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Mass media: Writing an editorial

Mass media are tools for reaching out to the general public or a specific audience via mass communication. They are mediums of disseminating information, sharing ideas, and promoting concepts. Mass media are in several forms which include electronic, print, digital and outdoor. The electronic forms transmit information electronically through films, radio, television, and music.

Print media are in form of newspapers, magazines, books, pamphlets, and comics. Digital mass media comprises the Internet and mobile communications in form of email, website, text messaging, and chat. Outdoor media share information through advertising, billboards, and blimps. This treatise will discuss one of the forms of writing in the print media called an editorial.

An editorial is a portion of any publication, usually, newspapers, which represents the views of such newspapers on any societal issue. Other print media like magazines, journals and periodicals also have their editorial sections. The editorial section is a very important column in print media, as it usually represents the view, ideology, and perception of an outlet. Media organisations usually employ experts in different fields as members of their editorial boards who mainly deliberate the positions of the outlets on issues and write the editorials. Many times, only an individual writes the editorials of some outlets.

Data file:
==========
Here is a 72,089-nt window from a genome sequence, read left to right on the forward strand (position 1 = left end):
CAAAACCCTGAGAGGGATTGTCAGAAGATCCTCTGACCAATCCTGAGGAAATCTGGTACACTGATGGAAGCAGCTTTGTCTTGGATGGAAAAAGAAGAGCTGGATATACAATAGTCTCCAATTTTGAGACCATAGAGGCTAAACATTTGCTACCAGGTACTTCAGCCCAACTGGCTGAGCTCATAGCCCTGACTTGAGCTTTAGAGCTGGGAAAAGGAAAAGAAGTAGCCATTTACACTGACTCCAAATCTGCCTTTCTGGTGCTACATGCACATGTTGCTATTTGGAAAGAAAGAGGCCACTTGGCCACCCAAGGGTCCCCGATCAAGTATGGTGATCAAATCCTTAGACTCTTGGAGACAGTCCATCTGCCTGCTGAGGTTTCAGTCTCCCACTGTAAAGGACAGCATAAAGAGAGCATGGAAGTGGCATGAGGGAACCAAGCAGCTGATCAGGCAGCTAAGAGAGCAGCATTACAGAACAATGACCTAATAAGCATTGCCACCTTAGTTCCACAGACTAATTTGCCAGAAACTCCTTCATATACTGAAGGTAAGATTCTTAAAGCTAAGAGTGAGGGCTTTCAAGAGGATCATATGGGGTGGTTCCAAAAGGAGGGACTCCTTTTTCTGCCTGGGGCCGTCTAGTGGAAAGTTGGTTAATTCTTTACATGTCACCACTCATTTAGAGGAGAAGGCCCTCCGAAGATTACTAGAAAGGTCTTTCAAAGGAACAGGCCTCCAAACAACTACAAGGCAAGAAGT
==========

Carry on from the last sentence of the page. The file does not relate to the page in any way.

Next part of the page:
The ideal thing, however, is for members of the editorial team to brainstorm and take a position before assigning the writing task to one of them. Even though editorials represent the stance of the media outlet on an issue, they should be devoid of obvious biases.

The writers of editorials must, among other things, have a good knowledge of the subject matter being discussed, a good capacity to sift out biases in the presentation of issues, a sense of logicality and sequential reasoning, and the ability to draw realistic inferences. Media outlets and their editorial writers must bear in mind that the overall essence of editorials is to help construct and reconstruct a country towards attaining its developmental goals.

While it is in order to critique government policies, this should be constructive criticism, not a personal attack. In line with this mandate, the following are some of the guiding principles that determine the works of editorial writers:

1. Facts surrounding an issue should be appropriately gathered and completely presented. Editorial writers must avoid dishonesty in their presentations.

2. Conclusions and inferences should be fairly drawn by writers of the editorials.

3. Editorial writers will be doing a serious disservice if/when they leverage their influence and position to seek personal favours or acquire possessions through bias.

4. Editorial writers must be fair to all sides of any issue in their presentations.